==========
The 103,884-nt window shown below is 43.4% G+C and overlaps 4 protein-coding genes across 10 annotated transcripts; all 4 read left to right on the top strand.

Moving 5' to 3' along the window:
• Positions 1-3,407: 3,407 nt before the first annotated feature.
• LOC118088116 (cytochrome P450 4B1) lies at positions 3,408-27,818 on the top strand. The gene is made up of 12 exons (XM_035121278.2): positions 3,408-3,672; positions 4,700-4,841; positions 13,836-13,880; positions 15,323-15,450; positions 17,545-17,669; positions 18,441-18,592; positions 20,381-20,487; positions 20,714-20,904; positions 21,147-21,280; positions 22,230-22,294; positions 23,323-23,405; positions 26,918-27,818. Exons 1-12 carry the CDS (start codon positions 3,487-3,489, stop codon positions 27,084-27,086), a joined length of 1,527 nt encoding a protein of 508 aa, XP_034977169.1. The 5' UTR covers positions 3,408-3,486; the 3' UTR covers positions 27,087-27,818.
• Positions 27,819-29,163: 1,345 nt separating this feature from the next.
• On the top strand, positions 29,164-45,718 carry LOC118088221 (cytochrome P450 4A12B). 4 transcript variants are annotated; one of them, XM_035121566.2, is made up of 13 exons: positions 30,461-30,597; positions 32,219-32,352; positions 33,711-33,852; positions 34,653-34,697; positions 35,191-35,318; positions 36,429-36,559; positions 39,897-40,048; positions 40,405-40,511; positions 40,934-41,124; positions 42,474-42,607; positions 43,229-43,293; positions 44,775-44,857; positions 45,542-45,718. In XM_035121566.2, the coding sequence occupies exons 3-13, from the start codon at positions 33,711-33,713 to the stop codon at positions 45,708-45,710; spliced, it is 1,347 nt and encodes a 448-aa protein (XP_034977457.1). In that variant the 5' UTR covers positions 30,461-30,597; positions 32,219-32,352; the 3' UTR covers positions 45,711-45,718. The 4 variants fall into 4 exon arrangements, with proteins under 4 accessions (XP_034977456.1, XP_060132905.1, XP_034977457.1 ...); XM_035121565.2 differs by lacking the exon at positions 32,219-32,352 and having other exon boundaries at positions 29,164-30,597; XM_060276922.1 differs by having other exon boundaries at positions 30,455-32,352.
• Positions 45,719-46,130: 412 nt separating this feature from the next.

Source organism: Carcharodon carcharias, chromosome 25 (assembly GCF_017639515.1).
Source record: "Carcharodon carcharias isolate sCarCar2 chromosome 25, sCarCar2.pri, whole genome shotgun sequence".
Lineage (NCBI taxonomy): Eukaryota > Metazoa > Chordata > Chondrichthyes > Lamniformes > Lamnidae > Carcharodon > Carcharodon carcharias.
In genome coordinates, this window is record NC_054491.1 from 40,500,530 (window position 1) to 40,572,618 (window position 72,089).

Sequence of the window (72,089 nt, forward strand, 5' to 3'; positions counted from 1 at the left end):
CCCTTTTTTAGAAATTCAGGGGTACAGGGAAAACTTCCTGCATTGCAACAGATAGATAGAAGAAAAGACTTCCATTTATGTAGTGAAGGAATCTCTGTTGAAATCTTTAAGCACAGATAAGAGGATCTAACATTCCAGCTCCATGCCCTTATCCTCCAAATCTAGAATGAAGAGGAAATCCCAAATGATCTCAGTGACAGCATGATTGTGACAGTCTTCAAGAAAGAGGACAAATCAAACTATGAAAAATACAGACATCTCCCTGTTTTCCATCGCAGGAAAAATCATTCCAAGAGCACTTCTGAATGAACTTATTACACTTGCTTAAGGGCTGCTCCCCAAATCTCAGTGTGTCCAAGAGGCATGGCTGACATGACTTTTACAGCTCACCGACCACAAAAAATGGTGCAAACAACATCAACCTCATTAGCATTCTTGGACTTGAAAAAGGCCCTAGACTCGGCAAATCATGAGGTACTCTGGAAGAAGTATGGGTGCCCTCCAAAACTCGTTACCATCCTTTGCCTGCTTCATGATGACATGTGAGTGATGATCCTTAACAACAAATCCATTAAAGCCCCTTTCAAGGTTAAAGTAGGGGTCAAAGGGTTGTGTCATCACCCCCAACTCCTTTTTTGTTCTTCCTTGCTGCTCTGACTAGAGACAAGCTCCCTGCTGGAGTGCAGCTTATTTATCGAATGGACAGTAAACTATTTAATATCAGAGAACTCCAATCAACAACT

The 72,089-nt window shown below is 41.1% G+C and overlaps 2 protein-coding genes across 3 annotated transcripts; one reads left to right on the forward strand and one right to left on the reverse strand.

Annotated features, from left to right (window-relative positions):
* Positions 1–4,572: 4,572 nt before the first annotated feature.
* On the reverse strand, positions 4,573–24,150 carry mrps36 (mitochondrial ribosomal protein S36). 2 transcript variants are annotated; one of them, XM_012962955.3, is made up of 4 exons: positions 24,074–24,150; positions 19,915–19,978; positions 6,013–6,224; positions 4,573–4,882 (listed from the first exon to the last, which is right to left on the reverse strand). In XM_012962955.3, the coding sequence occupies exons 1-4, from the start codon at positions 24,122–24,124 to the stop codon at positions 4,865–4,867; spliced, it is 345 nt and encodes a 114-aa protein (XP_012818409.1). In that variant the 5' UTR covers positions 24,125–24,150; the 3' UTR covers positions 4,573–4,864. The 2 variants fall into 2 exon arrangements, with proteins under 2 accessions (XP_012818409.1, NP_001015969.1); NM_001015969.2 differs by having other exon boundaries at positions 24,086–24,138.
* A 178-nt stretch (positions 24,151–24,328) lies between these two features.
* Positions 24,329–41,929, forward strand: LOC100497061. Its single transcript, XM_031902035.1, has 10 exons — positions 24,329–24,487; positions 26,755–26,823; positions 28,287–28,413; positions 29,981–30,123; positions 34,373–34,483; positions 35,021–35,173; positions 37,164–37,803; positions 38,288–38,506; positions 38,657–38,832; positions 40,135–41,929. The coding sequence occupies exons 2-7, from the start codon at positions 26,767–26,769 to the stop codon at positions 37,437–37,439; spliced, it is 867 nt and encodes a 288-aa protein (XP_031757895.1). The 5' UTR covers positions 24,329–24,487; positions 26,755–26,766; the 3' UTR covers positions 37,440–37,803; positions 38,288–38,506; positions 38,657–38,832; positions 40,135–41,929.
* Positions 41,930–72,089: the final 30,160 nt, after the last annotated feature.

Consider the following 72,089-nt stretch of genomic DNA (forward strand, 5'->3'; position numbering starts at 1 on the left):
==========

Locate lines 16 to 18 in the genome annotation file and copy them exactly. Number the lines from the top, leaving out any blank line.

* Positions 1–4,572: 4,572 nt before the first annotated feature.
* On the reverse strand, positions 4,573–24,150 carry mrps36 (mitochondrial ribosomal protein S36). 2 transcript variants are annotated; one of them, XM_012962955.3, is made up of 4 exons: positions 24,074–24,150; positions 19,915–19,978; positions 6,013–6,224; positions 4,573–4,882 (listed from the first exon to the last, which is right to left on the reverse strand). In XM_012962955.3, the coding sequence occupies exons 1-4, from the start codon at positions 24,122–24,124 to the stop codon at positions 4,865–4,867; spliced, it is 345 nt and encodes a 114-aa protein (XP_012818409.1). In that variant the 5' UTR covers positions 24,125–24,150; the 3' UTR covers positions 4,573–4,864. The 2 variants fall into 2 exon arrangements, with proteins under 2 accessions (XP_012818409.1, NP_001015969.1); NM_001015969.2 differs by having other exon boundaries at positions 24,086–24,138.
* A 178-nt stretch (positions 24,151–24,328) lies between these two features.